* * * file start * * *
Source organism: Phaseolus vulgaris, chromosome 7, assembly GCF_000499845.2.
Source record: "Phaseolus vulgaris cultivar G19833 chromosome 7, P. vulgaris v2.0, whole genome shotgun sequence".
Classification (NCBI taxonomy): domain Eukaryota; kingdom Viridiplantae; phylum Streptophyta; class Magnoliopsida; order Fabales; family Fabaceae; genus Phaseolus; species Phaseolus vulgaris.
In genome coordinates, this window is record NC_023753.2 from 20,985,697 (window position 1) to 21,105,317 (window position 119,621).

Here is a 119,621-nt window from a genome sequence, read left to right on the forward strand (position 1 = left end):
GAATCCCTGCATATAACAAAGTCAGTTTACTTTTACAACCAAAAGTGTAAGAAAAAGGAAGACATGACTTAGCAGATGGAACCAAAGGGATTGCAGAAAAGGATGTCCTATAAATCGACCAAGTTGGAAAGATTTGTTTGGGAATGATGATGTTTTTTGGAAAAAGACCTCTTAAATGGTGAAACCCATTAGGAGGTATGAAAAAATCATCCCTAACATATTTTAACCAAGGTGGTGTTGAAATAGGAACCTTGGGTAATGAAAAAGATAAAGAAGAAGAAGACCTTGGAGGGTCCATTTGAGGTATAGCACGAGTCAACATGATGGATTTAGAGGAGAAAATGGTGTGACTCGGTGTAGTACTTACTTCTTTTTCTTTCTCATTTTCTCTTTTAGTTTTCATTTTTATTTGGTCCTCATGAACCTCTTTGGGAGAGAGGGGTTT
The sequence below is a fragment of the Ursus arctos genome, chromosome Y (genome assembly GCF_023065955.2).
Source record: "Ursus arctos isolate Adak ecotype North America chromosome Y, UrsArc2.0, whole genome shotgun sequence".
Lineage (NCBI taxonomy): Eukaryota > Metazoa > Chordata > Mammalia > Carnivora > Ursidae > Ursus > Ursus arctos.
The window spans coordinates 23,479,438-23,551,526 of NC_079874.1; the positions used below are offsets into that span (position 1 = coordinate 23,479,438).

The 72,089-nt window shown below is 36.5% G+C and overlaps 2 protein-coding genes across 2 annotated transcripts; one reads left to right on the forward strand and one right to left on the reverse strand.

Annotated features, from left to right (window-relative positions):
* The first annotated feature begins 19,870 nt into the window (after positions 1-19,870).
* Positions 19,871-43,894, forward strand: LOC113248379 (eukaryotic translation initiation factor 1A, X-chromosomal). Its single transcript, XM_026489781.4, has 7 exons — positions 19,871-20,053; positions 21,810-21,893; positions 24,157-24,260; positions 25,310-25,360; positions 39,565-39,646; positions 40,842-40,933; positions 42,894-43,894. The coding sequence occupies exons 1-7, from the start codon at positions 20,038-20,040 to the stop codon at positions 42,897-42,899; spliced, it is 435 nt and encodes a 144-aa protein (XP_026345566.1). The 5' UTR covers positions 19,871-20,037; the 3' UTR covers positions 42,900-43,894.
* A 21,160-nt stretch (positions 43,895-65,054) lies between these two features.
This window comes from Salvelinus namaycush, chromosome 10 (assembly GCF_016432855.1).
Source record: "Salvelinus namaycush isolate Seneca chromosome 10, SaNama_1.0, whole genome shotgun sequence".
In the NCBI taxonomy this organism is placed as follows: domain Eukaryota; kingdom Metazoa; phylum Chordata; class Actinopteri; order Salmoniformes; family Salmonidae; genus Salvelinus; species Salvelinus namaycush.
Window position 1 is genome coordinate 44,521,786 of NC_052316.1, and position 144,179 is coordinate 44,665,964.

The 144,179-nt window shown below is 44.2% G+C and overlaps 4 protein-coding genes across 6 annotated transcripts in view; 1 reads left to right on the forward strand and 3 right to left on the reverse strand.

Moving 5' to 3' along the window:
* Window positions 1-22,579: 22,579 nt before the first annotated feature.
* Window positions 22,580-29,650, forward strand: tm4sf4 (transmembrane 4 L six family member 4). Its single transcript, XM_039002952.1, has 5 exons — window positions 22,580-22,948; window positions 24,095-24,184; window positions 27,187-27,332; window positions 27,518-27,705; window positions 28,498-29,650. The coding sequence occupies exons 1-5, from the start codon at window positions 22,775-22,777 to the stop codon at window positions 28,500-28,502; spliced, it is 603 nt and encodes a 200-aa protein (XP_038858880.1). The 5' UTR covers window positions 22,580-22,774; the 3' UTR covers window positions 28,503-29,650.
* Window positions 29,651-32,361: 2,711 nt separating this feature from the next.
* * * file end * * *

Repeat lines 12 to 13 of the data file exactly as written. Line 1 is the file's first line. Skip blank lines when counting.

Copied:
Annotated features, from left to right (window-relative positions):
* The first annotated feature begins 19,870 nt into the window (after positions 1-19,870).